Re: [AMBER] Force fields for DNA, what to choose?

From: Jiri Sponer <>
Date: Thu, 2 Jun 2011 18:09:47 +0200 (MEST)

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> Dear all,
> I am simulating DNA duplexes with intercalating hydrophobic, charged small molecules/dyes. I wonder which of the force fields is considered to be the best to date to provide the most reliable conformations for a DNA duplex? I am particularly interested in the conformations of the sugars.
> I have this question because I have performed a couple of 10ns runs with ff99 and ff10 parameters of just DNA duplex of 16 bp long to examine the performance of the force fields. The setup of the test runs is very simple, unrestrained MD in NTP ensemble, explicit solvent (TIP3P), neutralized system with Na+.
> Both ff sets performed reasonably good, the average structures do still look like B-form DNAs. Though, I have noticed some problems with the performance. When ff99is used the DNA becomes extended with time, the problem that was corrected in ff10. On the other hand, the ff10 force fields set provides smaller rise (bp to bp distance) of 2.8?, while the ff99 gives the expected value of 3.36?. ff99 also introduces bp inclination after some time, which is not the case with ff10. However, neither ff99 nor ff10 provides reasonable sugar puckers values... Though the ff99 set gives much more stable values for the sugar pucker then ff10, which just covers all possible conformations. This is just DNA, and when I introduce any of my dyes, the values for sugars are all over the conformation space with both ff sets.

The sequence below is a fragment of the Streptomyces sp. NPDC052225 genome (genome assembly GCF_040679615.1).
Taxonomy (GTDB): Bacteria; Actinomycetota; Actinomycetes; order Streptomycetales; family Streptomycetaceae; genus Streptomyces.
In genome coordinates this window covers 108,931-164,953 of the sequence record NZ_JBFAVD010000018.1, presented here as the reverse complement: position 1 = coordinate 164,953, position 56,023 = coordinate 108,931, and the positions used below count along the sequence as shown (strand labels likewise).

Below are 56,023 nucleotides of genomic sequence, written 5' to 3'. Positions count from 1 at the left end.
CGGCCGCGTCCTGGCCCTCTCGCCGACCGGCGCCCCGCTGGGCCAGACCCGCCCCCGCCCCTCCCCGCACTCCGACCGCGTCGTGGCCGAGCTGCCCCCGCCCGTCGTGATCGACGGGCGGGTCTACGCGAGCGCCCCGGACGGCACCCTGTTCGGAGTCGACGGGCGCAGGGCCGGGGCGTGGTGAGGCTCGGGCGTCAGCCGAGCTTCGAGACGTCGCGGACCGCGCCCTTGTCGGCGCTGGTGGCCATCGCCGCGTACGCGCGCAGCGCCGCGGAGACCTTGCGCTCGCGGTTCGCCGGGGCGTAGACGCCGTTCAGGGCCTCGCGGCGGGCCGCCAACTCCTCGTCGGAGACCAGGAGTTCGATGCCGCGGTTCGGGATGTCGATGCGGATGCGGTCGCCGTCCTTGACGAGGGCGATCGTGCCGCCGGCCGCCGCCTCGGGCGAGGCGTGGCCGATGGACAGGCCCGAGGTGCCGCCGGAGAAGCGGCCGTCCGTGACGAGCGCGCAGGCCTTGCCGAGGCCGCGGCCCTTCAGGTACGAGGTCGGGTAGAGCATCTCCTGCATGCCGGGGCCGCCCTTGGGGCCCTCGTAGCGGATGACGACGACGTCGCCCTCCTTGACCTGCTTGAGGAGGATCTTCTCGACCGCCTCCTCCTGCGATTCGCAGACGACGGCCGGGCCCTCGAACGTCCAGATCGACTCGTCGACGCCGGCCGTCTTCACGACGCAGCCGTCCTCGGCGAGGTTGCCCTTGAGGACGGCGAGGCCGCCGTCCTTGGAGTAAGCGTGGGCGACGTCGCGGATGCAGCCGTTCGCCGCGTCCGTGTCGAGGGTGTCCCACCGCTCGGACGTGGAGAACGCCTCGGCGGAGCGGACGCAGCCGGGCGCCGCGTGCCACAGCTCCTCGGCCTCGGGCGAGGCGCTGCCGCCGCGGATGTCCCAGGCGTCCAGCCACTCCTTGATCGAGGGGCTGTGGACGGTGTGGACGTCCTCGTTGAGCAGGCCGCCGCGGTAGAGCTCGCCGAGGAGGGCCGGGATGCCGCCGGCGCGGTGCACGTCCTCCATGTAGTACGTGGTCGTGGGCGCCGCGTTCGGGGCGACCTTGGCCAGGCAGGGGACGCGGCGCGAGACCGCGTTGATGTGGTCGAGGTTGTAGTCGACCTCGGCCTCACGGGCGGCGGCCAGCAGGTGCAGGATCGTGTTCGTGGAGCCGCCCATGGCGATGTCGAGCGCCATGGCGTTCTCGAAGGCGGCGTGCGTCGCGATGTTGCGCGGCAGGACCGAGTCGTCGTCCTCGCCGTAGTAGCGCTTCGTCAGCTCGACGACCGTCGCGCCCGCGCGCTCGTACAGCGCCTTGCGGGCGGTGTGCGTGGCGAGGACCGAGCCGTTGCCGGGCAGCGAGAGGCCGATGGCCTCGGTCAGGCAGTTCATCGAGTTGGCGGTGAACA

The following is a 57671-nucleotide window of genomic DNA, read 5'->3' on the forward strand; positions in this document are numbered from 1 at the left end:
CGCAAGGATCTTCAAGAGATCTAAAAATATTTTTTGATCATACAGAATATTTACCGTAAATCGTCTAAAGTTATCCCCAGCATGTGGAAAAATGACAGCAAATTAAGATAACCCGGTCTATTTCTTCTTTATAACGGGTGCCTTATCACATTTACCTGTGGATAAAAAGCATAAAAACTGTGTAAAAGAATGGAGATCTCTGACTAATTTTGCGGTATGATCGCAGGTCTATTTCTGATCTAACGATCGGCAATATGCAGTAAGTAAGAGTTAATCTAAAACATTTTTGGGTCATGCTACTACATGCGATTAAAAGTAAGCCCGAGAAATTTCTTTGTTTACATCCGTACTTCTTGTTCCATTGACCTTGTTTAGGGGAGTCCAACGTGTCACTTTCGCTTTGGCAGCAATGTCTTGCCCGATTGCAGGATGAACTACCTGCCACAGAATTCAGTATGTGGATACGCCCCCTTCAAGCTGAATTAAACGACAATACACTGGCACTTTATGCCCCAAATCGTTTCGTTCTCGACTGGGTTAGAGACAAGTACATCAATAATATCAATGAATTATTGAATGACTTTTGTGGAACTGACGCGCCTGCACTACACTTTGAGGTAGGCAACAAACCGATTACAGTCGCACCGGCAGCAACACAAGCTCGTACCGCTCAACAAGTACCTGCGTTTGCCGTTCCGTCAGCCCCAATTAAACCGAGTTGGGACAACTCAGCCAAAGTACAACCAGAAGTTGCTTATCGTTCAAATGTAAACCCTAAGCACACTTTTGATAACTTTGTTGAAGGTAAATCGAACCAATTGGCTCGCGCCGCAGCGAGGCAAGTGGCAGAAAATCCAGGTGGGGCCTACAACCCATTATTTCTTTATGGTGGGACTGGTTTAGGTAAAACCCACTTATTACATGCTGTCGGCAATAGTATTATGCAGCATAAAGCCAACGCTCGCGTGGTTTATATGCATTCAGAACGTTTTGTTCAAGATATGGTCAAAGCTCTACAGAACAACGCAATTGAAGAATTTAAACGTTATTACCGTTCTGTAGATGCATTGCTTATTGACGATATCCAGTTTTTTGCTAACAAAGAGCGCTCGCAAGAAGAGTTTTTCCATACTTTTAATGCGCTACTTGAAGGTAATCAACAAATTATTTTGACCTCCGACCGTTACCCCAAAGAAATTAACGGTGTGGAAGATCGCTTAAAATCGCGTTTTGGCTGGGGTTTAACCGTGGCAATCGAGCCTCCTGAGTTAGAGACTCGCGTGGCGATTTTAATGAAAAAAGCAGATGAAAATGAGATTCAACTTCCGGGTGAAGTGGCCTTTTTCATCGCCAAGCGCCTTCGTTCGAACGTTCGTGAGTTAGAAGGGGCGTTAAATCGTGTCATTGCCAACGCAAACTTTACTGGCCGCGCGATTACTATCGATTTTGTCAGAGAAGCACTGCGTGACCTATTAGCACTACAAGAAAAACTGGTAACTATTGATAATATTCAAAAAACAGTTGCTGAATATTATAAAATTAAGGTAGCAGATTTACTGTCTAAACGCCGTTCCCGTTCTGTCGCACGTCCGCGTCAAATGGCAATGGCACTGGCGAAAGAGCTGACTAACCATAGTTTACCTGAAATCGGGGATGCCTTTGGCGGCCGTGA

> The knowledge about the sugar conformations is crucial for me, since from the experimental data the transition to A-form DNA is suspected, and it would have been nice to observe it with the MD. There is no crystal/nmr structures to use as a starting/reference point. So any ideas/suggestions would be very appreciated!
> Best regards,
> Anna
> -----------
> Anna Reymer,
> Physical Chemistry,
> Department of Chemical and Biological Engineering
> Chalmers University of Technology
> Kemiv?gen 10
> SE-412 96 Gothenburg
> Sweden

Dear Anna,

just short comment (I am momentarily out of lab so
cannot in detail scrutinize).
Sugar pucker is indeed difficult and force fields
are not perfect in this respect. There have been several
attempt to tune the chi/pucker but perfect solution
is not available and may even be impossible within
the basic force field approximation.
Nevertheless, the bsc0 works reasonably.
It depends on what accuracy do you need.
I do not suggest to use parm99 as it would sonner
or later accumulate a/g pathology.
About vertical separation or rise,
be careful, it is highly dependent on the
mathematics used.
Vertical separation or
rise (defined in that physical chemistry sense as "stacking
distance" in the local coordination frame)
is always relaxed for a given combination of the
other geometry parameters, i.e., it is a dependent parameter.
So just value of rise does not tell much.

The main problem in your project will definitely be
building up the structure of the DNA/ligand complexes.
Unless you have high-resoltion X-ray start, you
do not have much chance to create the right
starting structure.
The force field then desperately struggles with the
high-energy unrelaxed starting structure.

Best wishes, Jiri

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Received on Thu Jun 02 2011 - 09:30:03 PDT
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